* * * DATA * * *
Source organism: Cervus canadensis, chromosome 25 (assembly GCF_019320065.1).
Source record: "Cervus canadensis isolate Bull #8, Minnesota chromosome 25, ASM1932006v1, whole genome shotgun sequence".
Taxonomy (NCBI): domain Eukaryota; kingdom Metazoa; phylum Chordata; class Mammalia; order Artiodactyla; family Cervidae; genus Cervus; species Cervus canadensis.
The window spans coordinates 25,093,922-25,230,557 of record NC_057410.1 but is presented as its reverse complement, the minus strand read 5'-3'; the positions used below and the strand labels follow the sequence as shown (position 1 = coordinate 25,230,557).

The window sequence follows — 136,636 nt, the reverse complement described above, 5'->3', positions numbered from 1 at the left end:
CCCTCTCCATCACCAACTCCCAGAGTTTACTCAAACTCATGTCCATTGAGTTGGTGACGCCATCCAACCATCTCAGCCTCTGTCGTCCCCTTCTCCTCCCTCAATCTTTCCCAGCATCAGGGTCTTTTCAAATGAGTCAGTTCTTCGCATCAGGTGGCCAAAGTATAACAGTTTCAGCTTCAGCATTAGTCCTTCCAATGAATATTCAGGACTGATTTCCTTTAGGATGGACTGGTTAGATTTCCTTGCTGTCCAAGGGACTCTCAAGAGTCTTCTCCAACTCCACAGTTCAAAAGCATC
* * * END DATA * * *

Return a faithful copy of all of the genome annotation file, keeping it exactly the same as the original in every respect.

Source organism: Cervus canadensis, chromosome 25 (assembly GCF_019320065.1).
Source record: "Cervus canadensis isolate Bull #8, Minnesota chromosome 25, ASM1932006v1, whole genome shotgun sequence".
Taxonomy (NCBI): domain Eukaryota; kingdom Metazoa; phylum Chordata; class Mammalia; order Artiodactyla; family Cervidae; genus Cervus; species Cervus canadensis.
The window spans coordinates 25,093,922-25,230,557 of record NC_057410.1 but is presented as its reverse complement, the minus strand read 5'-3'; the positions used below and the strand labels follow the sequence as shown (position 1 = coordinate 25,230,557).

The window sequence follows — 136,636 nt, the reverse complement described above, 5'->3', positions numbered from 1 at the left end:
CCCTCTCCATCACCAACTCCCAGAGTTTACTCAAACTCATGTCCATTGAGTTGGTGACGCCATCCAACCATCTCAGCCTCTGTCGTCCCCTTCTCCTCCCTCAATCTTTCCCAGCATCAGGGTCTTTTCAAATGAGTCAGTTCTTCGCATCAGGTGGCCAAAGTATAACAGTTTCAGCTTCAGCATTAGTCCTTCCAATGAATATTCAGGACTGATTTCCTTTAGGATGGACTGGTTAGATTTCCTTGCTGTCCAAGGGACTCTCAAGAGTCTTCTCCAACTCCACAGTTCAAAAGCATC